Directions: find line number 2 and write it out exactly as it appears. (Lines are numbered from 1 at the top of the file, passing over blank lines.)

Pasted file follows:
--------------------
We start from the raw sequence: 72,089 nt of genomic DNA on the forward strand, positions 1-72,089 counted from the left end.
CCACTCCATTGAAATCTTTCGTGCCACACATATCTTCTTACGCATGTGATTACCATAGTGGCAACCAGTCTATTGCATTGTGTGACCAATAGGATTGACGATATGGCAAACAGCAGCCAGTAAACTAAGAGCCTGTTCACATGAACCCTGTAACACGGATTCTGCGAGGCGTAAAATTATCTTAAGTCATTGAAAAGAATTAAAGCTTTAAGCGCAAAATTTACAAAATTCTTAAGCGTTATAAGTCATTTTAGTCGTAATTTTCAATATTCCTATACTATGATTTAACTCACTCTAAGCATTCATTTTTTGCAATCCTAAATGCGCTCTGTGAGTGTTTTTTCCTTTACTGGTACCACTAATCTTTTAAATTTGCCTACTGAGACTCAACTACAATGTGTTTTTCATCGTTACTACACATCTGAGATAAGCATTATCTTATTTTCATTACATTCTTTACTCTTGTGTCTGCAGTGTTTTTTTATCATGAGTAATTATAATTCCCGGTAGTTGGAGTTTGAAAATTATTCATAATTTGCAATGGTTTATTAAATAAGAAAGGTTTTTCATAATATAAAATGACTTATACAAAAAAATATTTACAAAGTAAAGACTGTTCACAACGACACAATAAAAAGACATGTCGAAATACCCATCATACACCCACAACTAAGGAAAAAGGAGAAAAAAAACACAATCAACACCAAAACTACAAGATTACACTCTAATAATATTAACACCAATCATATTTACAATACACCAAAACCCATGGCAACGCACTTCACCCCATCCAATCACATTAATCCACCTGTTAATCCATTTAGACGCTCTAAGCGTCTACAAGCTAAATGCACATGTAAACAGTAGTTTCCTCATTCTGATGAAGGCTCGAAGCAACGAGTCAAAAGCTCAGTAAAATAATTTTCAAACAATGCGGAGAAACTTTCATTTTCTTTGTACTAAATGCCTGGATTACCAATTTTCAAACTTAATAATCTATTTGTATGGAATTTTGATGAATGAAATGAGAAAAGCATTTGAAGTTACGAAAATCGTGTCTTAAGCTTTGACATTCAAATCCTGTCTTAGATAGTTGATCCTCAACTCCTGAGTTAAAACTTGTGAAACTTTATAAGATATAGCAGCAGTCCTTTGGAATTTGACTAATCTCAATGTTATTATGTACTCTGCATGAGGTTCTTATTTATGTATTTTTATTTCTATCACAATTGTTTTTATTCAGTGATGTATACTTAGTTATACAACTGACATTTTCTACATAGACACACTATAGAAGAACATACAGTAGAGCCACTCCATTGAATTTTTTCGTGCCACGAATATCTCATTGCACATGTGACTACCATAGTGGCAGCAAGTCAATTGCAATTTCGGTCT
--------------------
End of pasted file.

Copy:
CCACTCCATTGAAATCTTTCGTGCCACACATATCTTCTTACGCATGTGATTACCATAGTGGCAACCAGTCTATTGCATTGTGTGACCAATAGGATTGACGATATGGCAAACAGCAGCCAGTAAACTAAGAGCCTGTTCACATGAACCCTGTAACACGGATTCTGCGAGGCGTAAAATTATCTTAAGTCATTGAAAAGAATTAAAGCTTTAAGCGCAAAATTTACAAAATTCTTAAGCGTTATAAGTCATTTTAGTCGTAATTTTCAATATTCCTATACTATGATTTAACTCACTCTAAGCATTCATTTTTTGCAATCCTAAATGCGCTCTGTGAGTGTTTTTTCCTTTACTGGTACCACTAATCTTTTAAATTTGCCTACTGAGACTCAACTACAATGTGTTTTTCATCGTTACTACACATCTGAGATAAGCATTATCTTATTTTCATTACATTCTTTACTCTTGTGTCTGCAGTGTTTTTTTATCATGAGTAATTATAATTCCCGGTAGTTGGAGTTTGAAAATTATTCATAATTTGCAATGGTTTATTAAATAAGAAAGGTTTTTCATAATATAAAATGACTTATACAAAAAAATATTTACAAAGTAAAGACTGTTCACAACGACACAATAAAAAGACATGTCGAAATACCCATCATACACCCACAACTAAGGAAAAAGGAGAAAAAAAACACAATCAACACCAAAACTACAAGATTACACTCTAATAATATTAACACCAATCATATTTACAATACACCAAAACCCATGGCAACGCACTTCACCCCATCCAATCACATTAATCCACCTGTTAATCCATTTAGACGCTCTAAGCGTCTACAAGCTAAATGCACATGTAAACAGTAGTTTCCTCATTCTGATGAAGGCTCGAAGCAACGAGTCAAAAGCTCAGTAAAATAATTTTCAAACAATGCGGAGAAACTTTCATTTTCTTTGTACTAAATGCCTGGATTACCAATTTTCAAACTTAATAATCTATTTGTATGGAATTTTGATGAATGAAATGAGAAAAGCATTTGAAGTTACGAAAATCGTGTCTTAAGCTTTGACATTCAAATCCTGTCTTAGATAGTTGATCCTCAACTCCTGAGTTAAAACTTGTGAAACTTTATAAGATATAGCAGCAGTCCTTTGGAATTTGACTAATCTCAATGTTATTATGTACTCTGCATGAGGTTCTTATTTATGTATTTTTATTTCTATCACAATTGTTTTTATTCAGTGATGTATACTTAGTTATACAACTGACATTTTCTACATAGACACACTATAGAAGAACATACAGTAGAGCCACTCCATTGAATTTTTTCGTGCCACGAATATCTCATTGCACATGTGACTACCATAGTGGCAGCAAGTCAATTGCAATTTCGGTCT